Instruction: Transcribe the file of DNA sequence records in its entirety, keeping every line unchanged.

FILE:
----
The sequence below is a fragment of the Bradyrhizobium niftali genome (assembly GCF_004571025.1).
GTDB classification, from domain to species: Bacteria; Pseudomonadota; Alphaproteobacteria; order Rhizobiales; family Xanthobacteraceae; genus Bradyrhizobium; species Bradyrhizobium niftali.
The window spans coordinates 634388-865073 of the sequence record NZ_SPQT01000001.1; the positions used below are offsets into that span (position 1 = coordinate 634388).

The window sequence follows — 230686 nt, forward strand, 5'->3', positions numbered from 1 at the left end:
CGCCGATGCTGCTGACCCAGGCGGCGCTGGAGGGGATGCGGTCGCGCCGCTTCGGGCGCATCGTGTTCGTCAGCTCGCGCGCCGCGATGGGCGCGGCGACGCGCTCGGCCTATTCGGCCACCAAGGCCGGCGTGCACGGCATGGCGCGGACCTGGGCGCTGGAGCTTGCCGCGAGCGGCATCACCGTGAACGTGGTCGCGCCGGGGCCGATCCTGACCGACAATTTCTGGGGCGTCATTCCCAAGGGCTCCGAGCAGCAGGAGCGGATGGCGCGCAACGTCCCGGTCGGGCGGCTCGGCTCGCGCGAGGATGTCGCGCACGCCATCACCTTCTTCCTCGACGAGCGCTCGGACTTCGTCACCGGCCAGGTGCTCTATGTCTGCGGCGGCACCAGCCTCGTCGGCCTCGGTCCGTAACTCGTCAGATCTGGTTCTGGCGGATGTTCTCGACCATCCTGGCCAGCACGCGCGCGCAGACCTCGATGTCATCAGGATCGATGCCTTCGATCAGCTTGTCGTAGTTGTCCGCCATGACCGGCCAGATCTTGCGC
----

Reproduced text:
The sequence below is a fragment of the Bradyrhizobium niftali genome (assembly GCF_004571025.1).
GTDB classification, from domain to species: Bacteria; Pseudomonadota; Alphaproteobacteria; order Rhizobiales; family Xanthobacteraceae; genus Bradyrhizobium; species Bradyrhizobium niftali.
The window spans coordinates 634388-865073 of the sequence record NZ_SPQT01000001.1; the positions used below are offsets into that span (position 1 = coordinate 634388).

The window sequence follows — 230686 nt, forward strand, 5'->3', positions numbered from 1 at the left end:
CGCCGATGCTGCTGACCCAGGCGGCGCTGGAGGGGATGCGGTCGCGCCGCTTCGGGCGCATCGTGTTCGTCAGCTCGCGCGCCGCGATGGGCGCGGCGACGCGCTCGGCCTATTCGGCCACCAAGGCCGGCGTGCACGGCATGGCGCGGACCTGGGCGCTGGAGCTTGCCGCGAGCGGCATCACCGTGAACGTGGTCGCGCCGGGGCCGATCCTGACCGACAATTTCTGGGGCGTCATTCCCAAGGGCTCCGAGCAGCAGGAGCGGATGGCGCGCAACGTCCCGGTCGGGCGGCTCGGCTCGCGCGAGGATGTCGCGCACGCCATCACCTTCTTCCTCGACGAGCGCTCGGACTTCGTCACCGGCCAGGTGCTCTATGTCTGCGGCGGCACCAGCCTCGTCGGCCTCGGTCCGTAACTCGTCAGATCTGGTTCTGGCGGATGTTCTCGACCATCCTGGCCAGCACGCGCGCGCAGACCTCGATGTCATCAGGATCGATGCCTTCGATCAGCTTGTCGTAGTTGTCCGCCATGACCGGCCAGATCTTGCGC